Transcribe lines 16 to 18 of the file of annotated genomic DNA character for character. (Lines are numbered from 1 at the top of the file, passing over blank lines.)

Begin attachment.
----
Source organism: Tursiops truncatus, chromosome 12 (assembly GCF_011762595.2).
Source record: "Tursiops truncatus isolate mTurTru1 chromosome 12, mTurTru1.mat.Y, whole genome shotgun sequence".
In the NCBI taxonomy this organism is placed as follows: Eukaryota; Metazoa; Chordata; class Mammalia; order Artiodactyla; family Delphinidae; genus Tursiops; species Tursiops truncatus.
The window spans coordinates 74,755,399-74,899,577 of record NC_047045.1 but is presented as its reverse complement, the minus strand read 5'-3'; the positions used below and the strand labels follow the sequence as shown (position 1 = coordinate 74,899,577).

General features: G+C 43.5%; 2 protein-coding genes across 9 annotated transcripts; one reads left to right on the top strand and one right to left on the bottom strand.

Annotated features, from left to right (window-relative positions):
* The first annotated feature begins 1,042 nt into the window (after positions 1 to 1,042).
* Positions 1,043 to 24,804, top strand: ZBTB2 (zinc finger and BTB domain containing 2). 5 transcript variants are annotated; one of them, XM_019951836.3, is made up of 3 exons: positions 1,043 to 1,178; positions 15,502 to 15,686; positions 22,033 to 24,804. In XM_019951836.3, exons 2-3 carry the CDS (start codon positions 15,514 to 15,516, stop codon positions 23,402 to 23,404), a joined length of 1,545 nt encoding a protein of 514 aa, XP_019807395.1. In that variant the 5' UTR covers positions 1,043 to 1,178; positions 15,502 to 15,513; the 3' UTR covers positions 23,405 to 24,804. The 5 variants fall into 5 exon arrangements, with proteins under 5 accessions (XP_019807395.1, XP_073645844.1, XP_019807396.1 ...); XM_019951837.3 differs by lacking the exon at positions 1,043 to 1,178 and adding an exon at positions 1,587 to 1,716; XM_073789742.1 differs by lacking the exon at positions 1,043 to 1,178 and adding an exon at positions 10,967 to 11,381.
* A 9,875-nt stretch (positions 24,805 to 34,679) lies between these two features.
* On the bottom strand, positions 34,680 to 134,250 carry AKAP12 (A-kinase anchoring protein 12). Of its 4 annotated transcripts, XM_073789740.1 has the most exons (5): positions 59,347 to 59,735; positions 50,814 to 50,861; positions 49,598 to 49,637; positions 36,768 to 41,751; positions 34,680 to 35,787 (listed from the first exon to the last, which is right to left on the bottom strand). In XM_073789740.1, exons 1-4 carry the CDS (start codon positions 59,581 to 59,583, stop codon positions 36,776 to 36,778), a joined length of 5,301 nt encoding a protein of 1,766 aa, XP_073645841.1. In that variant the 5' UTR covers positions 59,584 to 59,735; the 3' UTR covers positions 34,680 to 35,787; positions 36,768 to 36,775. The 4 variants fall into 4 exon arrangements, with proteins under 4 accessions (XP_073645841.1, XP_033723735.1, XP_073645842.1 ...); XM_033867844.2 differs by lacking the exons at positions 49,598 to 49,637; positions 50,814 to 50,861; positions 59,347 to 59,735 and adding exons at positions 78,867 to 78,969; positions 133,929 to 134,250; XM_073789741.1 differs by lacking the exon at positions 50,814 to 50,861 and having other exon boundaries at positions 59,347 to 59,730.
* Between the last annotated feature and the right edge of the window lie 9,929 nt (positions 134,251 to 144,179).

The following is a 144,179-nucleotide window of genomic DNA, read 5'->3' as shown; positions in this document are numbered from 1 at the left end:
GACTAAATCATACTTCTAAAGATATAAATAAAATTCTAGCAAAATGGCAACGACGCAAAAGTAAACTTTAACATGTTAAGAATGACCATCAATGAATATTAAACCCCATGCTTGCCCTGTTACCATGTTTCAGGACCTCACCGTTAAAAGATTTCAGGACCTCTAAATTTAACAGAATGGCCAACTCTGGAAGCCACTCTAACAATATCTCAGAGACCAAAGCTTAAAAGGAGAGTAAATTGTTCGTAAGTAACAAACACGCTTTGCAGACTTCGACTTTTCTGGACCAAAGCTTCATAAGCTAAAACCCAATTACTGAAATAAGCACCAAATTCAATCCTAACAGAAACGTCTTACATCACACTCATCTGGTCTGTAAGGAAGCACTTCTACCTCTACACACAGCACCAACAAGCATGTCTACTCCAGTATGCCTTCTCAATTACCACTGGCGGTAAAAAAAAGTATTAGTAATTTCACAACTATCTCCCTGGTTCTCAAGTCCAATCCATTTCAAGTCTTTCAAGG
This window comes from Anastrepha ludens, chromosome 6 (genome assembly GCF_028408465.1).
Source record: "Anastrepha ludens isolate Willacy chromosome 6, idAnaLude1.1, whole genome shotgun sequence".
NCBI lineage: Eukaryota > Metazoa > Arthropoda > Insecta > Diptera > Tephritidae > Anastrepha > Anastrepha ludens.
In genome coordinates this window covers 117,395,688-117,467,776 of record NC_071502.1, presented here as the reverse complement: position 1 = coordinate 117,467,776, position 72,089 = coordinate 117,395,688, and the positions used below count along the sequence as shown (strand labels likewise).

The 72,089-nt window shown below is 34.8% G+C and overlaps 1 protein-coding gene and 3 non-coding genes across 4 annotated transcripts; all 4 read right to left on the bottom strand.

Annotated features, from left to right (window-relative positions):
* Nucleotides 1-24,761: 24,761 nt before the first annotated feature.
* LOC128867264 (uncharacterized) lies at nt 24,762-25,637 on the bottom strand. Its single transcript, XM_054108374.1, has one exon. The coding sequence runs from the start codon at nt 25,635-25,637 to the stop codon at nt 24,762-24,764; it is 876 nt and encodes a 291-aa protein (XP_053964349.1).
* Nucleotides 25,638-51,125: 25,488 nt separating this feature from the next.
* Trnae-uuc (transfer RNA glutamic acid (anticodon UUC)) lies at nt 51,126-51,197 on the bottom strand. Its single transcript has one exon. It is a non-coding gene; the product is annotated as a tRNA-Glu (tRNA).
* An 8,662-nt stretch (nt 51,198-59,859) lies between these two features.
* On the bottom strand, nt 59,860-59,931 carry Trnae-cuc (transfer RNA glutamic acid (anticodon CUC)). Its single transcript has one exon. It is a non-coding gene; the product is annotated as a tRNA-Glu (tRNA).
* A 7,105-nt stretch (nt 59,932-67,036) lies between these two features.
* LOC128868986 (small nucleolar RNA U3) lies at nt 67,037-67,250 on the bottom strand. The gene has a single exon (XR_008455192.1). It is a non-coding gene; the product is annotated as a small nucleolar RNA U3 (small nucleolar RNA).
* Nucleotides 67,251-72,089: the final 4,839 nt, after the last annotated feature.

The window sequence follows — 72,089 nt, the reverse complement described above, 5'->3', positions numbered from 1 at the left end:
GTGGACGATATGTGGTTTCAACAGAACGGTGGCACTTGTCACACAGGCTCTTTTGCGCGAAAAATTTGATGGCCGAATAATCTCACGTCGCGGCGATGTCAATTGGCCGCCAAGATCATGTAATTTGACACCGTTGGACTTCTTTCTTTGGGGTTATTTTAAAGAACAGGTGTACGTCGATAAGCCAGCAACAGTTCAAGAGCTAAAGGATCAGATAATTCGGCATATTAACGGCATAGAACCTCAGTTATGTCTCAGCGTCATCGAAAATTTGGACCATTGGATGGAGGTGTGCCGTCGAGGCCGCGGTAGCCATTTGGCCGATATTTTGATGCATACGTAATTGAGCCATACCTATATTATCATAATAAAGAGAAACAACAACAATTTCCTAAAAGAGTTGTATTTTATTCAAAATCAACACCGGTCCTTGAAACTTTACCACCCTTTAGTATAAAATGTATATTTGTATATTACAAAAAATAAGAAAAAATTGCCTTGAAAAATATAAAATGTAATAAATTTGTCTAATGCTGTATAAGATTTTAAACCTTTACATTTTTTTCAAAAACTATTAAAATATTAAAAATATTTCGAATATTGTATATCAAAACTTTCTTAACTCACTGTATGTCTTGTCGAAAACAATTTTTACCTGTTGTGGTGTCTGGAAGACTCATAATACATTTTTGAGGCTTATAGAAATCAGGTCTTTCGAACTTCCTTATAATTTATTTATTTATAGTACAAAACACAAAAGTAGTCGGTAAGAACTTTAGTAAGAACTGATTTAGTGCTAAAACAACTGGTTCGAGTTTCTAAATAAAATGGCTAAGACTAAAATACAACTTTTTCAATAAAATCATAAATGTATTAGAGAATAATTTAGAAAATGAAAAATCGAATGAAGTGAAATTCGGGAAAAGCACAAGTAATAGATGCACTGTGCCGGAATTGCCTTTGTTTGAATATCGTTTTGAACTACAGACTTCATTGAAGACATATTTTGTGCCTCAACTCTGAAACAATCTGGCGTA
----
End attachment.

NCBI lineage: Eukaryota > Metazoa > Arthropoda > Insecta > Diptera > Tephritidae > Anastrepha > Anastrepha ludens.
In genome coordinates this window covers 117,395,688-117,467,776 of record NC_071502.1, presented here as the reverse complement: position 1 = coordinate 117,467,776, position 72,089 = coordinate 117,395,688, and the positions used below count along the sequence as shown (strand labels likewise).

The 72,089-nt window shown below is 34.8% G+C and overlaps 1 protein-coding gene and 3 non-coding genes across 4 annotated transcripts; all 4 read right to left on the bottom strand.